More recently, the Governor’s Task Force reported that “agrivoltaics,” which it defines as “the co-development of the same area of land for solar power and agriculture,” could provide “solar-grazing” opportunities for livestock farmers in Maryland. The Task Force noted that “[s]everal kinds of farm animals have been used for grazing in solar arrays, including chickens, sheep, and cows underneath elevated panels,” and that the “[b]enefits of grazing on solar lands include the use of manure to enrich the soil and reduced vegetation management costs.” Horse farms could similarly benefit from solar-grazing, provided the arrays were mounted sufficiently far above ground. They would also provide shade during our brutal Maryland summers.

According to the Governor’s task force, several states already permit solar-grazing. “Massachusetts has developed financial incentives for farmers who put land into dual-use with solar arrays.” The Task Force recommends that Maryland:

  • Study the benefits of solar-grazing in other states;
  • Obtain further information on the tax incentives provided by Massachusetts for agrivoltaics;
  • Develop an agrivoltaics pilot program in Maryland.

These data support an emerging view that agriculture and solar arrays are not at odds, and that solar arrays can benefit the health of agricultural land; provide additional revenue to farmers; and by reducing the acreage needed for crop farming, create more space for riding trails and for horse farms on agricultural land.

Who Makes the Call?
More than one regulatory agency has authority over solar farms. The State has exclusive authority over solar installations that generate more than 3,000 MW, and it vests that authority in the Public Services Commission, DNR, and assorted other agencies. DNR’s role is to review site installation applications to make sure the State is meeting its energy needs in a manner that “protects the state’s valuable natural resources.”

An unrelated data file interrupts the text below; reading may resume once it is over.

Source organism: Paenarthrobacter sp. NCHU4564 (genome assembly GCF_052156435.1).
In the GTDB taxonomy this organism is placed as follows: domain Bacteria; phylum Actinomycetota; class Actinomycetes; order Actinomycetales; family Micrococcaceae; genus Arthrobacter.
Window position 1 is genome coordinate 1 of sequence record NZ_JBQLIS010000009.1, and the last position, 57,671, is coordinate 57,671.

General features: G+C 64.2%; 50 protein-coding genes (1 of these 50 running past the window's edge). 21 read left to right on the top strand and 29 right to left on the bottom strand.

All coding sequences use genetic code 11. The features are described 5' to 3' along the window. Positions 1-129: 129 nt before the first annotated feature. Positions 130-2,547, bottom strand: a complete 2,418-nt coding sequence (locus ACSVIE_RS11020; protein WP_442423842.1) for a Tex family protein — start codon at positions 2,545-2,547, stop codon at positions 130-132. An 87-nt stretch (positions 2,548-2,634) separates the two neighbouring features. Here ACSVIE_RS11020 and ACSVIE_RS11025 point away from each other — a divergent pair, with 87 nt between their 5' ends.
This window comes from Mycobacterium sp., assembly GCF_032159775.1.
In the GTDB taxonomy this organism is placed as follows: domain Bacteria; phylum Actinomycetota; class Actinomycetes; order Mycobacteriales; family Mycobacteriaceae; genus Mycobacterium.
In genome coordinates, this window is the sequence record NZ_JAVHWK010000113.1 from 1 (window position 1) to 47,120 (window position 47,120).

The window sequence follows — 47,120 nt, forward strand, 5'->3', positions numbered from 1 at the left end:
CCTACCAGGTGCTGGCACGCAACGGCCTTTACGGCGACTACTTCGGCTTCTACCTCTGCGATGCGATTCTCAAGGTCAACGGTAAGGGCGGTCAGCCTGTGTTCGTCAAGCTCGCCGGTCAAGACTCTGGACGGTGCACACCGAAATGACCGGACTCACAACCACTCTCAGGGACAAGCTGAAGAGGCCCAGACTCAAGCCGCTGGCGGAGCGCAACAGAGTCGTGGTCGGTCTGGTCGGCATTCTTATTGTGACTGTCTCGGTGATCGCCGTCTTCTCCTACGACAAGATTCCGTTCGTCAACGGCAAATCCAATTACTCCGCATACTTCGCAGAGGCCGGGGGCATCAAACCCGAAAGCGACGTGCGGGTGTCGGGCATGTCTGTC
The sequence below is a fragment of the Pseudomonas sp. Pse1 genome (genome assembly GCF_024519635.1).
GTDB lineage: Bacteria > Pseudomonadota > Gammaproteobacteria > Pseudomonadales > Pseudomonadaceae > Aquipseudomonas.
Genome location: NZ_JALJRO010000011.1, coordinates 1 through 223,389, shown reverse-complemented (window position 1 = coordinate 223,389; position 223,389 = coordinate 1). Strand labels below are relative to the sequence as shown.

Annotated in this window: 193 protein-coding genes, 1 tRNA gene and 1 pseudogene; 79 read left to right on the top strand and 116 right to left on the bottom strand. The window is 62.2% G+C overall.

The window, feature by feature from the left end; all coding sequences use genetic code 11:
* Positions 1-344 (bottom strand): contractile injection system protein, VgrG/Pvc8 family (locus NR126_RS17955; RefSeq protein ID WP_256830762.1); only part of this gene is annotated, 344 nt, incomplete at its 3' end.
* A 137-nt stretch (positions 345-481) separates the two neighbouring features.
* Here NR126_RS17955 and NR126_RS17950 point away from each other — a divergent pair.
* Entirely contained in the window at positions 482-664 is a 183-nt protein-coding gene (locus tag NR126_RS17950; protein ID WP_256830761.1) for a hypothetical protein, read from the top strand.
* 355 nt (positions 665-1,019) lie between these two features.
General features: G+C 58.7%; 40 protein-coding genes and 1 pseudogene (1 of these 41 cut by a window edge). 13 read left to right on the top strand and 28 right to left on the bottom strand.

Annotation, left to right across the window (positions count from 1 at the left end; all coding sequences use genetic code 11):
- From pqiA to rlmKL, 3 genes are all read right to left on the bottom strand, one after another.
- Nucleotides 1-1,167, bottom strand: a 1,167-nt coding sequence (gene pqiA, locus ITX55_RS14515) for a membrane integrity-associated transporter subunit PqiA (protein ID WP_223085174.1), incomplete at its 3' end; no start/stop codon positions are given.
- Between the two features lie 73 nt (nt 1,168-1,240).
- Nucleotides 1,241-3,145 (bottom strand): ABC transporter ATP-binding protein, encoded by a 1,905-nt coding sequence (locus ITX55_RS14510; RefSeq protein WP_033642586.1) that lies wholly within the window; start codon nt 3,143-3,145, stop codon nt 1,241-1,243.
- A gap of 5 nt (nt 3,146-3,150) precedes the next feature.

Individual counties have zoning authority over solar arrays that generate less than 3,000 MW.  Each county has its own rules, which can change frequently and which  are often the subject of spirited public debate. There have been at least three county-level zoning changes on solar farming this year.

Montgomery County: On February 23, 2021, the Montgomery County Council enacted a zoning amendment to increase the size of solar arrays permitted on a small percentage of land in the Agricultural Reserve and to require agrivoltaics, such as solar grazing.

Howard County: On May 6, 2021, Howard County enacted a zoning amendment that limits the size of commercial solar installations on agricultural preservation properties and that requires agrivoltaics, such as solar grazing, on agricultural preservation land.

Carroll County:  On May 14, 2021, the Carroll County Commissioners enacted a zoning amendment that permits solar farming on certain parcels in its Agricultural Zoning District and that requires agrivoltaics, such as solar grazing.

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The MHC Government Relations Committee monitors solar farming legislation across the State. We will continue to bring you updates on how solar farming impacts the Maryland horse industry, either positively or negatively, as well as information about resources on how to use solar farming to the benefit of your horse business.